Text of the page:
Tropheryma whipplei is suspected to have an environmental origin because its closest known relatives originated from the soil. However, Tropheryma whipplei is solely dependent on humans. Tropheryma whipplei inside its host is constantly reshaping itself and invade other organs. The fact that it is also very difficult to cultivate without human cells, makes understanding this pathogen harder.[7]


See Whipple's disease


  1. 1.0 1.1 Raoult D, Ogata H, Audic S, Robert C, Suhre K, Drancourt M, Claverie JM (2003). "Tropheryma whipplei Twist: a human pathogenic Actinobacteria with a reduced genome". Genome Res. 13 (8): 1800–9. doi:10.1101/gr.1474603. PMC 403771. PMID 12902375.
  2. 2.0 2.1 2.2 2.3 2.4 Crapoulet, N.; Barbry, P.; Raoult, D.; Renesto, P. (2006). "Global Transcriptome Analysis of Tropheryma whipplei in Response to Temperature Stresses". Journal of Bacteriology. 188 (14): 5228–5239. doi:10.1128/JB.00507-06. ISSN 0021-9193.
  3. {La Scola B, Fenollar F, Fournier P, Altwegg M, Mallet M, Raoult D (2001). "Description of Tropheryma whipplei gen. nov., sp. nov., the Whipple's disease bacillus". Int J Syst Evol Microbiol. 51 (Pt 4): 1471–9. PMID 11491348.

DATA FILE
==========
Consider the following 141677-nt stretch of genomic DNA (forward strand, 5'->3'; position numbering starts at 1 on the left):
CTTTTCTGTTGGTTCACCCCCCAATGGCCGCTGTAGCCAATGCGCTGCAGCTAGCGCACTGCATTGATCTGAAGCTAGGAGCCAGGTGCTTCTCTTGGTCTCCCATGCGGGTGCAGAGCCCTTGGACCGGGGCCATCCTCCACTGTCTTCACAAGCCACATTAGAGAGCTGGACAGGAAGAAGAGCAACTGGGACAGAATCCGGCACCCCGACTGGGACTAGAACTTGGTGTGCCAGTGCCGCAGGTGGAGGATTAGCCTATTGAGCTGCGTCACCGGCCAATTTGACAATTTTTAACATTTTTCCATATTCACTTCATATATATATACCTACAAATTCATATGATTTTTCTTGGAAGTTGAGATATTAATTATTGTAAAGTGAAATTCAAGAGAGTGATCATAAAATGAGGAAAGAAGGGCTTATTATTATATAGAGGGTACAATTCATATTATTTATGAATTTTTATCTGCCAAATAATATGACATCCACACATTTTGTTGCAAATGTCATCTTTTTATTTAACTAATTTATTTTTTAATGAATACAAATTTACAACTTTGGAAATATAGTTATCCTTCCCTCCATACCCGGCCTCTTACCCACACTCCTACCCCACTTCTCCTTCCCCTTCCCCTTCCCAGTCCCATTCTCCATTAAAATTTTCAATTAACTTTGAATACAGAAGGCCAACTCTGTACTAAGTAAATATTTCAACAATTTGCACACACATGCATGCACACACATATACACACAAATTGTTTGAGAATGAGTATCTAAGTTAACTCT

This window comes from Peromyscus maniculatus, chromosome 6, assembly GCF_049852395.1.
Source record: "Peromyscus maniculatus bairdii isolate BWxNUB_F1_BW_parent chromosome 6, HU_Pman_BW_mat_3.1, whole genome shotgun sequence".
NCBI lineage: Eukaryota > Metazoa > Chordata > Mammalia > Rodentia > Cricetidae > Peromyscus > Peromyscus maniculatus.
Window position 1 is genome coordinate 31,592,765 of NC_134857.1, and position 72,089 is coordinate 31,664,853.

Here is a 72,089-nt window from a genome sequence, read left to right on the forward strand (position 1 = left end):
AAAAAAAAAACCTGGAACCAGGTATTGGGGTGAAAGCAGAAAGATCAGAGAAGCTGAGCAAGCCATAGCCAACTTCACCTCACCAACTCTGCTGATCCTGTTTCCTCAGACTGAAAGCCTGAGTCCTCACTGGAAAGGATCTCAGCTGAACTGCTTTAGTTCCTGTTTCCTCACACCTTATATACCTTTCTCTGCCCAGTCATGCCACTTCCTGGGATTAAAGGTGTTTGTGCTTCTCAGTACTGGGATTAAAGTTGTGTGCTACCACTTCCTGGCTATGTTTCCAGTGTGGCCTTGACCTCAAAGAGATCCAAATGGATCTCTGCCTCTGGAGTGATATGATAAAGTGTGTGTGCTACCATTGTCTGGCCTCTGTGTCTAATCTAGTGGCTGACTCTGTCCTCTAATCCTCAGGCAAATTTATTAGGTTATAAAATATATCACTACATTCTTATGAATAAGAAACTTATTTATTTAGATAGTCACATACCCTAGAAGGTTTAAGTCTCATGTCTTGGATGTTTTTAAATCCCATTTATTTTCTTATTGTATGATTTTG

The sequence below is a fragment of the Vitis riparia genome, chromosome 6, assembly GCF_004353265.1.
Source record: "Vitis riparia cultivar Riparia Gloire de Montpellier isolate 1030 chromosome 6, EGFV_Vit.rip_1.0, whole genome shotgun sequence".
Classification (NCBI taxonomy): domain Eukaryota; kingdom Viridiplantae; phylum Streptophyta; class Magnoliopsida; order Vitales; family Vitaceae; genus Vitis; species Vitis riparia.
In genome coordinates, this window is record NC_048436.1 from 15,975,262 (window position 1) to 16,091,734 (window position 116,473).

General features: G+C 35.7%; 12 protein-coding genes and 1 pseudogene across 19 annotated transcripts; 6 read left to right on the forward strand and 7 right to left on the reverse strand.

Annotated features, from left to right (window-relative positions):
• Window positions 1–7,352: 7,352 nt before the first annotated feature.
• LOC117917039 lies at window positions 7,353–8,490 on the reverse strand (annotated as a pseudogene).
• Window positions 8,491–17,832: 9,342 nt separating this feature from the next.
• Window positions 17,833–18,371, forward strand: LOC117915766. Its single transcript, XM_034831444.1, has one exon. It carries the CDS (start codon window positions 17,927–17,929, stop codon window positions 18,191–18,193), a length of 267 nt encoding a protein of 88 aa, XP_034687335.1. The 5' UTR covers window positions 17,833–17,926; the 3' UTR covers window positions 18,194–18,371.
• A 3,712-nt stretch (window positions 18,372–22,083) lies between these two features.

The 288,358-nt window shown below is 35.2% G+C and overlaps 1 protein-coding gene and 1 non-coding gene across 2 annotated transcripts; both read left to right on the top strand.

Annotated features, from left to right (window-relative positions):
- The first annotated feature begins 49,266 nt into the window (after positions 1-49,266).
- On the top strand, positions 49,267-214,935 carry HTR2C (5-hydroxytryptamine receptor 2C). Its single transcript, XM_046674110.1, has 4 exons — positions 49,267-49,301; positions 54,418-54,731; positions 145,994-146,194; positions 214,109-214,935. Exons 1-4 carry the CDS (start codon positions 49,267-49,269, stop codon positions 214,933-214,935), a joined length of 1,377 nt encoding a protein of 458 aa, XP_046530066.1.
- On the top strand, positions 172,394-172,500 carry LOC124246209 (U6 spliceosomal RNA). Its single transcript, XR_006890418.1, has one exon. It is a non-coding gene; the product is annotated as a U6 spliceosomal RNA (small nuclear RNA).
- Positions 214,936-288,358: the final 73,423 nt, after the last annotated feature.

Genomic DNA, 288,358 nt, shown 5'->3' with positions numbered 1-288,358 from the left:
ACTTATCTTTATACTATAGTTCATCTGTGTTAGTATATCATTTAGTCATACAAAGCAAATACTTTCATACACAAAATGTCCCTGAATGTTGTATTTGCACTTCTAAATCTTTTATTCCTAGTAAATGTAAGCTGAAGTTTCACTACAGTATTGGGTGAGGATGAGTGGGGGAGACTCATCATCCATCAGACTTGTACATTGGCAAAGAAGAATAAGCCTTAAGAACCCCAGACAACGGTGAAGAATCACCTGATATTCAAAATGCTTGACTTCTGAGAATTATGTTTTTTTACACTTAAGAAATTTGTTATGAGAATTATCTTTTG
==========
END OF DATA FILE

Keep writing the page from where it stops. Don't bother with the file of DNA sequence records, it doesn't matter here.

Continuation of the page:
4. Relman D, Schmidt T, MacDermott R, Falkow S (1992). "Identification of the uncultured bacillus of Whipple's disease". N Engl J Med. 327 (5): 293–301. PMID 1377787.
  5. Boulos, A.; Rolain, J. M.; Mallet, M. N.; Raoult, D. (2005). "Molecular evaluation of antibiotic susceptibility of Tropheryma whipplei in axenic medium". Journal of Antimicrobial Chemotherapy. 55 (2): 178–181. doi:10.1093/jac/dkh524. ISSN 1460-2091.
  6. Whipple GH. (1907). "A hitherto undescribed disease characterized anatomically by deposits of fat and fatty acids in the intestinal and msenteric lymphatic tissues". Johns Hopkins Hosp Bull. 18: 382&ndash, 91.
  7. Rolain, Jean-Marc; Fenollar, Florence; Raoult, Didier (2007). "False positive PCR detection of Tropheryma whipplei in the saliva of healthy people". BMC Microbiology. 7 (1): 48. doi:10.1186/1471-2180-7-48. ISSN 1471-2180.